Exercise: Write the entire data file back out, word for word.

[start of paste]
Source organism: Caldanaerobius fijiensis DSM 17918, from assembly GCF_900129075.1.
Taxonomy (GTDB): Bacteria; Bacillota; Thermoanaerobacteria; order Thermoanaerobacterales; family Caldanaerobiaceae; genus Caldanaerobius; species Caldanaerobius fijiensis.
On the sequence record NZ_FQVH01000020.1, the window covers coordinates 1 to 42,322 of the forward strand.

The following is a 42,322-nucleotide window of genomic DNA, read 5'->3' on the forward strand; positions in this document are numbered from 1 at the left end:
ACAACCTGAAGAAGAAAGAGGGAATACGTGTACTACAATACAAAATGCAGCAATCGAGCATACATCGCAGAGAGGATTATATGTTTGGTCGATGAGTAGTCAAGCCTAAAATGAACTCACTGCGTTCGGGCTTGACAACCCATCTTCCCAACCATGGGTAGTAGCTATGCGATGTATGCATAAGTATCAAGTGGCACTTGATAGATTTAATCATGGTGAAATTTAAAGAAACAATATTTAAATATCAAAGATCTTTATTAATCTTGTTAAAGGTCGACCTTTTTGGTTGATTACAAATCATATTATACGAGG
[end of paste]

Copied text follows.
Source organism: Caldanaerobius fijiensis DSM 17918, from assembly GCF_900129075.1.
Taxonomy (GTDB): Bacteria; Bacillota; Thermoanaerobacteria; order Thermoanaerobacterales; family Caldanaerobiaceae; genus Caldanaerobius; species Caldanaerobius fijiensis.
On the sequence record NZ_FQVH01000020.1, the window covers coordinates 1 to 42,322 of the forward strand.

The following is a 42,322-nucleotide window of genomic DNA, read 5'->3' on the forward strand; positions in this document are numbered from 1 at the left end:
ACAACCTGAAGAAGAAAGAGGGAATACGTGTACTACAATACAAAATGCAGCAATCGAGCATACATCGCAGAGAGGATTATATGTTTGGTCGATGAGTAGTCAAGCCTAAAATGAACTCACTGCGTTCGGGCTTGACAACCCATCTTCCCAACCATGGGTAGTAGCTATGCGATGTATGCATAAGTATCAAGTGGCACTTGATAGATTTAATCATGGTGAAATTTAAAGAAACAATATTTAAATATCAAAGATCTTTATTAATCTTGTTAAAGGTCGACCTTTTTGGTTGATTACAAATCATATTATACGAGG